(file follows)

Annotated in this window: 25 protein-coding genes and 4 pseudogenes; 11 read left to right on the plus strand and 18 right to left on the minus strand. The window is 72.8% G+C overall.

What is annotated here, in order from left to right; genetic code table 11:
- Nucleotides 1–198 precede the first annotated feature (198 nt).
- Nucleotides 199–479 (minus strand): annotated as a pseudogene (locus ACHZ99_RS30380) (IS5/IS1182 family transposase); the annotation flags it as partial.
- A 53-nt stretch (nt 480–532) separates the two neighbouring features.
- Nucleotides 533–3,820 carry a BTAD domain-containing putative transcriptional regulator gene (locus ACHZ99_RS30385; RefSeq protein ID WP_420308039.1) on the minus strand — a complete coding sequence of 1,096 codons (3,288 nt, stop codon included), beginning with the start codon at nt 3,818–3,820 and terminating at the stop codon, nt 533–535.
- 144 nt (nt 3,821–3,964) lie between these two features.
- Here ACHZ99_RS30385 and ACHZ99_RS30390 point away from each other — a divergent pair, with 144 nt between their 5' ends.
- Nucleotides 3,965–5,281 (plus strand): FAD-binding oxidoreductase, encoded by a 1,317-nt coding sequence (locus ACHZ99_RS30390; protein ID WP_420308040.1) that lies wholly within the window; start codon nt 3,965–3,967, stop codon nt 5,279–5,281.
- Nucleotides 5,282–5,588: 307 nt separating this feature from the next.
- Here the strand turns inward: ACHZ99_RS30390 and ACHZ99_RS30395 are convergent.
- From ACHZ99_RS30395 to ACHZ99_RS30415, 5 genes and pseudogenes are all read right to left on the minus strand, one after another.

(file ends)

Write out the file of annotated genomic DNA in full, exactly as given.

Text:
Annotated in this window: 25 protein-coding genes and 4 pseudogenes; 11 read left to right on the plus strand and 18 right to left on the minus strand. The window is 72.8% G+C overall.

What is annotated here, in order from left to right; genetic code table 11:
- Nucleotides 1–198 precede the first annotated feature (198 nt).
- Nucleotides 199–479 (minus strand): annotated as a pseudogene (locus ACHZ99_RS30380) (IS5/IS1182 family transposase); the annotation flags it as partial.
- A 53-nt stretch (nt 480–532) separates the two neighbouring features.
- Nucleotides 533–3,820 carry a BTAD domain-containing putative transcriptional regulator gene (locus ACHZ99_RS30385; RefSeq protein ID WP_420308039.1) on the minus strand — a complete coding sequence of 1,096 codons (3,288 nt, stop codon included), beginning with the start codon at nt 3,818–3,820 and terminating at the stop codon, nt 533–535.
- 144 nt (nt 3,821–3,964) lie between these two features.
- Here ACHZ99_RS30385 and ACHZ99_RS30390 point away from each other — a divergent pair, with 144 nt between their 5' ends.
- Nucleotides 3,965–5,281 (plus strand): FAD-binding oxidoreductase, encoded by a 1,317-nt coding sequence (locus ACHZ99_RS30390; protein ID WP_420308040.1) that lies wholly within the window; start codon nt 3,965–3,967, stop codon nt 5,279–5,281.
- Nucleotides 5,282–5,588: 307 nt separating this feature from the next.
- Here the strand turns inward: ACHZ99_RS30390 and ACHZ99_RS30395 are convergent.
- From ACHZ99_RS30395 to ACHZ99_RS30415, 5 genes and pseudogenes are all read right to left on the minus strand, one after another.